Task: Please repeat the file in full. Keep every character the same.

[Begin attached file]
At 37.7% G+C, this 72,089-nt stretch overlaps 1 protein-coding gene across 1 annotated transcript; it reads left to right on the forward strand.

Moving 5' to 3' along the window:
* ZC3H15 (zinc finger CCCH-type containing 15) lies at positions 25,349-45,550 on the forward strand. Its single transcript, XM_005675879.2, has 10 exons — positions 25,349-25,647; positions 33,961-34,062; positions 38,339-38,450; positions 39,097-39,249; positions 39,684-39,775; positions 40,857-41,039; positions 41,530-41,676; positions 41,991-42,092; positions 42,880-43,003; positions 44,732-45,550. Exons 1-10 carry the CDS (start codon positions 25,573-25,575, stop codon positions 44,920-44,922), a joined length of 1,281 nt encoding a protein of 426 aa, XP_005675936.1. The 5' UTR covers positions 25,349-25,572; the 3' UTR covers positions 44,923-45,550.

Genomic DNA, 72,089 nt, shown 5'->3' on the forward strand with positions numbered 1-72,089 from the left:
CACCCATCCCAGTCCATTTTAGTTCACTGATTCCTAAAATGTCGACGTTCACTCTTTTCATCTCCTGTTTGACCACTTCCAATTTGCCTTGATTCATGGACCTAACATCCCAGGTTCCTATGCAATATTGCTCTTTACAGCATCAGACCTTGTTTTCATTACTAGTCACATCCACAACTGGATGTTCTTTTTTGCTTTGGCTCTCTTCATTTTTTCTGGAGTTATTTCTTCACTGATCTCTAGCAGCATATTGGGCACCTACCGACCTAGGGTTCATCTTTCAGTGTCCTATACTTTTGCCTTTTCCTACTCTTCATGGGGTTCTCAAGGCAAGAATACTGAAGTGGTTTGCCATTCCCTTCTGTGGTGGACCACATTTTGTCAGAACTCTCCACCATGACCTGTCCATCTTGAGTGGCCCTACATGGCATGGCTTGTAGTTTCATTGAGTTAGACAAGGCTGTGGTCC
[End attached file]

At 37.7% G+C, this 72,089-nt stretch overlaps 1 protein-coding gene across 1 annotated transcript; it reads left to right on the forward strand.

Moving 5' to 3' along the window:
* ZC3H15 (zinc finger CCCH-type containing 15) lies at positions 25,349-45,550 on the forward strand. Its single transcript, XM_005675879.2, has 10 exons — positions 25,349-25,647; positions 33,961-34,062; positions 38,339-38,450; positions 39,097-39,249; positions 39,684-39,775; positions 40,857-41,039; positions 41,530-41,676; positions 41,991-42,092; positions 42,880-43,003; positions 44,732-45,550. Exons 1-10 carry the CDS (start codon positions 25,573-25,575, stop codon positions 44,920-44,922), a joined length of 1,281 nt encoding a protein of 426 aa, XP_005675936.1. The 5' UTR covers positions 25,349-25,572; the 3' UTR covers positions 44,923-45,550.

Genomic DNA, 72,089 nt, shown 5'->3' on the forward strand with positions numbered 1-72,089 from the left:
CACCCATCCCAGTCCATTTTAGTTCACTGATTCCTAAAATGTCGACGTTCACTCTTTTCATCTCCTGTTTGACCACTTCCAATTTGCCTTGATTCATGGACCTAACATCCCAGGTTCCTATGCAATATTGCTCTTTACAGCATCAGACCTTGTTTTCATTACTAGTCACATCCACAACTGGATGTTCTTTTTTGCTTTGGCTCTCTTCATTTTTTCTGGAGTTATTTCTTCACTGATCTCTAGCAGCATATTGGGCACCTACCGACCTAGGGTTCATCTTTCAGTGTCCTATACTTTTGCCTTTTCCTACTCTTCATGGGGTTCTCAAGGCAAGAATACTGAAGTGGTTTGCCATTCCCTTCTGTGGTGGACCACATTTTGTCAGAACTCTCCACCATGACCTGTCCATCTTGAGTGGCCCTACATGGCATGGCTTGTAGTTTCATTGAGTTAGACAAGGCTGTGGTCC